It is easy for me, Mr. Lovelace, to see, that further violences are intended me, if I comply not with your purposes, whatever they are. I will suppose them to be what you solemnly profess they are. But I have told you, as solemnly, my mind, that I never will, that I never can be yours; nor, if so, any man's upon earth. All vengeance, nevertheless, for the wrongs you have done me, I disclaim. I want but to slide into some obscure corner, to hide myself from you, and from every one who once loved me. The desire lately so near my heart, of a reconciliation with my friends, is much abated. They shall not receive me now if they would. Sunk in mine own eyes, I now think myself unworthy of their favour. In the anguish of my soul, therefore, I conjure you, Lovelace, [tears in her eyes] to leave me to my fate. In doing so, you will give me a pleasure, the highest I now can know.

Whither, my dearest life

No matter whither. I will leave to Providence,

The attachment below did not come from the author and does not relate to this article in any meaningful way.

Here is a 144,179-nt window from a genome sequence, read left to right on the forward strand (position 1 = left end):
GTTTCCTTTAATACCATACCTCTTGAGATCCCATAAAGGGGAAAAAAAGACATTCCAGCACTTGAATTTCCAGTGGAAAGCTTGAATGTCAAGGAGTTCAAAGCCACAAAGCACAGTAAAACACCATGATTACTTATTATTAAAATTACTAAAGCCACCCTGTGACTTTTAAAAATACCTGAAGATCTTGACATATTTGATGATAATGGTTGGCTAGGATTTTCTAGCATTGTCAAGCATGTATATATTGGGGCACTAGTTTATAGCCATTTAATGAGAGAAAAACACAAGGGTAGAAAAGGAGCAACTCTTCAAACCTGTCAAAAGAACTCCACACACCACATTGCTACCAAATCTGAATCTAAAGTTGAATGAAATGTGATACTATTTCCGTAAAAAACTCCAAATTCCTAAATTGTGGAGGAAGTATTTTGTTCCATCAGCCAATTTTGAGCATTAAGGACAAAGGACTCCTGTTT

*. The lady in her minutes says,' I fear Dorcas is a false one. May I not be able to prevail upon him to leave me at my liberty? Better to try, than to trust to her. If I cannot prevail, but must meet him anil my uncle, I hope I shall have fortitude enough to renounce him then. But I would fain avoid qualifying with the wretch, or to give him an expectation which I intend not to answer. If I am mistress of my own resolutions, my uncle himself shall not prevail with me to bind my soul in covenant with so vile a man.' VOL. TI. E

when I am out of this house, the direction of my future steps. I am sensible enough of my destitute condition. I know, that I have not now a friend in the world. Even Miss Howe has given me up—or you are—but I would fain keep my temper!—By your means I have lost them all—and you have been a barbarous enemy to me. You know you have.

She paused.

I could not speak.

The evils I have suffered, proceeded she, [turn* ing from me] however irreparable, are but temporary evils. Leave me to my hopes of being enabled to obtain the Divine forgiveness, for the offence I have been drawn in to give to my parents, and to virtue; that so I may avoid the evils that are more than temporary. This is now all I have to wish for. And what is it that I demand, that I have riot a right to, and from which it is an illegal violence to withhold me?